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Dogs Demonstrate Understanding of “Object” Words

Researchers compare canine brain activity to that of their human owners.

By Paul Smaglik
Mar 25, 2024 6:00 PM
(Credit:Annabell Gsoedl/Shutterstock)


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Dogs have long shown that they can respond to such instruction words as sit, fetch, and come. They have more difficulty differentiating between objects — say a Frisbee or a ball. Earlier research shows that, when asked to choose between two items, dogs pick the correct one about half the time — no better than a coin flip. But a new study shows dogs’ brains respond about as well as a human’s when presented with familiar versus unfamiliar words, according to a study in Current Biology.

Marianna Boros of the Department of Ethology at the Eötvös Loránd University, Budapest, and colleagues wanted to understand this discrepancy. Some of the confusion may be due to the nature of the earlier experiments, as well as a dog’s training, background, and personality. “My dog, he has a few toys, but he only cares about one single ball,” says Boros. “It’s possible that they know the word but don’t understand the task.” 

Patterns of Understanding

So, the researchers decided to look directly at brain activity rather than just rely on how dogs respond to a command. Many studies have been done on humans — including infants, nonverbal people, and adults — that show different brain electrical information depending on whether these subjects hear words they know or objects that match a word. Those tests are widely accepted as evidence that the subject understands the words.

 Read More: Talking Buttons Try to Break the Pet-Human Language Barrier

 After familiarizing both dogs and their owners with the laboratory, researchers used adhesive cream to attach EEG monitors to the dogs’ heads. The dog and owner then made themselves comfortable on either a couch or a mat. Then, the owners showed the dogs a series of objects — some that matched the owners’ words and some that didn’t.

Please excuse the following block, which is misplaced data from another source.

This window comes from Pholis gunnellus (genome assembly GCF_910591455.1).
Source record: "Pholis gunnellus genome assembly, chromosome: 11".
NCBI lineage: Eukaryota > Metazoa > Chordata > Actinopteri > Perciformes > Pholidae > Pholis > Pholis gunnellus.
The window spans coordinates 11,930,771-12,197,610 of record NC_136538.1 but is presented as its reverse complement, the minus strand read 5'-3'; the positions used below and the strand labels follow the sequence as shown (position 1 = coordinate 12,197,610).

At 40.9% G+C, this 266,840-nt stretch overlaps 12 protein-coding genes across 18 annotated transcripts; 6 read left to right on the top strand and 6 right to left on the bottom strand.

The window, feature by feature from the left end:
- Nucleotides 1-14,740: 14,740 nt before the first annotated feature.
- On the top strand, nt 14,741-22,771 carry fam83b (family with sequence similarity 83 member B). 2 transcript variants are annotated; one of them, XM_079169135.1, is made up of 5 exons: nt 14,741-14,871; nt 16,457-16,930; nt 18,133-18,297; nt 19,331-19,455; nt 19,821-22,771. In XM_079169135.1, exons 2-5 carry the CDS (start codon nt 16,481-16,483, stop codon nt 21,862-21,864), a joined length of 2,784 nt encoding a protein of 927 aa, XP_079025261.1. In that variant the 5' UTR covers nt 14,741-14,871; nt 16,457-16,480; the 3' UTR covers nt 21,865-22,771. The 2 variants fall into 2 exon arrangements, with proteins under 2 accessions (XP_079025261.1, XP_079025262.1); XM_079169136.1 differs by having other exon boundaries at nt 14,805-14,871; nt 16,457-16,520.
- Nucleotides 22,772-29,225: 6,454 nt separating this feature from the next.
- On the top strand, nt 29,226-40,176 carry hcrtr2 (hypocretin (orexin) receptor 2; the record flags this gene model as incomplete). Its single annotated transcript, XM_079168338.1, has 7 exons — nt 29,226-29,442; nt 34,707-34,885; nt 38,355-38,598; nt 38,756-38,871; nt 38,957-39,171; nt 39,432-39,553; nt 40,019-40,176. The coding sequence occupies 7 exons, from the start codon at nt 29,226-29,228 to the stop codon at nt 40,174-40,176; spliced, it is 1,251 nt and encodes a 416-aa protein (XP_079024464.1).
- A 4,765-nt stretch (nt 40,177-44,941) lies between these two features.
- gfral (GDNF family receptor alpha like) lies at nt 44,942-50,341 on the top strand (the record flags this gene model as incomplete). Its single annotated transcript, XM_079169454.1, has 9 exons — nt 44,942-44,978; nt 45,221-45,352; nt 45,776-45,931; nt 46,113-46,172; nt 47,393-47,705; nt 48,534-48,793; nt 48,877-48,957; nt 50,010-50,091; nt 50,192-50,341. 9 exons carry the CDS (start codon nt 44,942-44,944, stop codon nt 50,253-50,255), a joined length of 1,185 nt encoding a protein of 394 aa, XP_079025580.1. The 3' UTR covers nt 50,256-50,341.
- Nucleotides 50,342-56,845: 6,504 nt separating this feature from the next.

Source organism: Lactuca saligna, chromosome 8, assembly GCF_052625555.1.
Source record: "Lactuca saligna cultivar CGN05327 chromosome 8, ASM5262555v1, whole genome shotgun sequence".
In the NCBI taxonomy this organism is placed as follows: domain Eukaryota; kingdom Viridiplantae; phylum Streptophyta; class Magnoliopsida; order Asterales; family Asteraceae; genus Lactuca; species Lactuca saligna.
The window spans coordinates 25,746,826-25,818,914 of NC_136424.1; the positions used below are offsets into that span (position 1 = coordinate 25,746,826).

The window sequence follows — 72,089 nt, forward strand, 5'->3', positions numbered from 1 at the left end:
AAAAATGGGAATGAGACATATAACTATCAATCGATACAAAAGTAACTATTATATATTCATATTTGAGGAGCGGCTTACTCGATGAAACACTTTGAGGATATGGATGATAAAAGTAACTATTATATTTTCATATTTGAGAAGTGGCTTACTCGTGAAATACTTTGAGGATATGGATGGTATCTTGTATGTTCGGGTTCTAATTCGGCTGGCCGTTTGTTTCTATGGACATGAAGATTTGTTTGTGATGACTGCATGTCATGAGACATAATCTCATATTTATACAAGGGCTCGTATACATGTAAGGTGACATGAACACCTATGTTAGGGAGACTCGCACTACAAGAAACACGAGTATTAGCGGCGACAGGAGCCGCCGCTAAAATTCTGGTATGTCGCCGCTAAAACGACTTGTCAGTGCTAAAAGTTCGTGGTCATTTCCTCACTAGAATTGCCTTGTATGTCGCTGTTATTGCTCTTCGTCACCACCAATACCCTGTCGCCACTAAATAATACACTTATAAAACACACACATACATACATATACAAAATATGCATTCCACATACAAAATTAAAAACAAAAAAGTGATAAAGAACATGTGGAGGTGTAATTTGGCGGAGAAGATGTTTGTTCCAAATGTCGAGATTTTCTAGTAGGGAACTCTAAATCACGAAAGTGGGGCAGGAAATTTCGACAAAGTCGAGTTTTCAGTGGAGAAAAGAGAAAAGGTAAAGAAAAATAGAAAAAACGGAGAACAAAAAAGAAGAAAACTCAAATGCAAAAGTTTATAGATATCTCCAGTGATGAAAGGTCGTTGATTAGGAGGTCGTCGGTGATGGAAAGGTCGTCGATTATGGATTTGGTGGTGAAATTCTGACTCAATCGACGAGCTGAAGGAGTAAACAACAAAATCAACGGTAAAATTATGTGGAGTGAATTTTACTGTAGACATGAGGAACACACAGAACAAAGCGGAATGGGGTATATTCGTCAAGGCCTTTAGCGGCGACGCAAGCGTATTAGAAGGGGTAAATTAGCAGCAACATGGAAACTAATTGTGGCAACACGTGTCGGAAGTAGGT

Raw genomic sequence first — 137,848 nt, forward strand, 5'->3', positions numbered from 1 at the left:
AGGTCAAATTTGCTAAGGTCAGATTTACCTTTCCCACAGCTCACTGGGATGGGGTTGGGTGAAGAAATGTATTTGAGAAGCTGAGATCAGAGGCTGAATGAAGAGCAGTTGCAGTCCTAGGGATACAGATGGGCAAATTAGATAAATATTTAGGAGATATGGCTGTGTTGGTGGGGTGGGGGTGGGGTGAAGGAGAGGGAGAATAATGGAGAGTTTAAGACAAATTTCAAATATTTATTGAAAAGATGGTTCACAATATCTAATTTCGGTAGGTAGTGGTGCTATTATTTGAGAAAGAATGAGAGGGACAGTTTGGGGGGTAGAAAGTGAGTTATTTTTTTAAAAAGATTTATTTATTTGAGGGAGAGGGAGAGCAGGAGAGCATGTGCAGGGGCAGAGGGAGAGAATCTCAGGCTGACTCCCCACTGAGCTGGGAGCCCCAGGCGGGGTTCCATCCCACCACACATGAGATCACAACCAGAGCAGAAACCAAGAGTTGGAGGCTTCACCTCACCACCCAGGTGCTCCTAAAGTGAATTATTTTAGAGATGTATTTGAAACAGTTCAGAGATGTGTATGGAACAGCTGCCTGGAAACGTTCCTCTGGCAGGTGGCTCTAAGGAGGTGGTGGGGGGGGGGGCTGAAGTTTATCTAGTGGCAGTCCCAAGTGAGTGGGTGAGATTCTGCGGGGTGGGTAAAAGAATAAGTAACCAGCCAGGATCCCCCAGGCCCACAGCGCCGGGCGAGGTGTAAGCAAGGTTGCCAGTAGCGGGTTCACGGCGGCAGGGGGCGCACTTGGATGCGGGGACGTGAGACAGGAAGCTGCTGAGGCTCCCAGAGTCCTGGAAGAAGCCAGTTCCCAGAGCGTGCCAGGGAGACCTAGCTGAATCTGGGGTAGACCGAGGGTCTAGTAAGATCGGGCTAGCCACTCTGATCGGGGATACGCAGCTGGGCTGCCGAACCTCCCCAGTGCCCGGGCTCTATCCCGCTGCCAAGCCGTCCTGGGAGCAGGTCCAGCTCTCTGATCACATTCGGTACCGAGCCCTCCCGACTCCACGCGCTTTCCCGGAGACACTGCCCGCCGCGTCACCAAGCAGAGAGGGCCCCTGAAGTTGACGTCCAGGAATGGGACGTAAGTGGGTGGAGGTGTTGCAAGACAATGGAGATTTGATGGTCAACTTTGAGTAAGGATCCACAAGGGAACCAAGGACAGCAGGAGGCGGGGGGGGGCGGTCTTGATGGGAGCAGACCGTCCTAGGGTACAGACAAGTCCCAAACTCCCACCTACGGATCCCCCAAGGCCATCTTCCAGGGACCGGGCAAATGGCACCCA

The results revealed different patterns of electrical activity in the brain when the dogs saw things that matched a spoken word versus a word that didn’t represent the item shown. The dogs performed about as well as humans in similar tests, with 14 of 18 exhibiting brain activity indicating understanding. 

Our Dogs, Our Selves

Comparing how dogs and people process words can help explain how humans learn language. “By understanding animals better, we also understand ourselves better,” says Boros. The way we use and learn language may change over time. The same goes for dogs. For instance, dogs might have needed to learn action words because,

 not long ago, more worked as herders or retrievers. As more become pets rather than workers, dogs may gain more understanding of words that stand for objects.

The researchers wonder about how other mammals might perform in similar tests. Boros also says similar experiments could be performed using fMRI — but it’s much harder to train dogs for such studies. It can take up to six months to prepare them for such work.

Boros says these kinds of studies can show what humans have in common with animals and what sets us apart. “It’s not trivial about what is shared among all mammals and what it uniquely human,” she says. “We put ourselves on a pedestal, and then it turns out that we are not so unique after all.”

Read More: How Does Your Dog Understand You?

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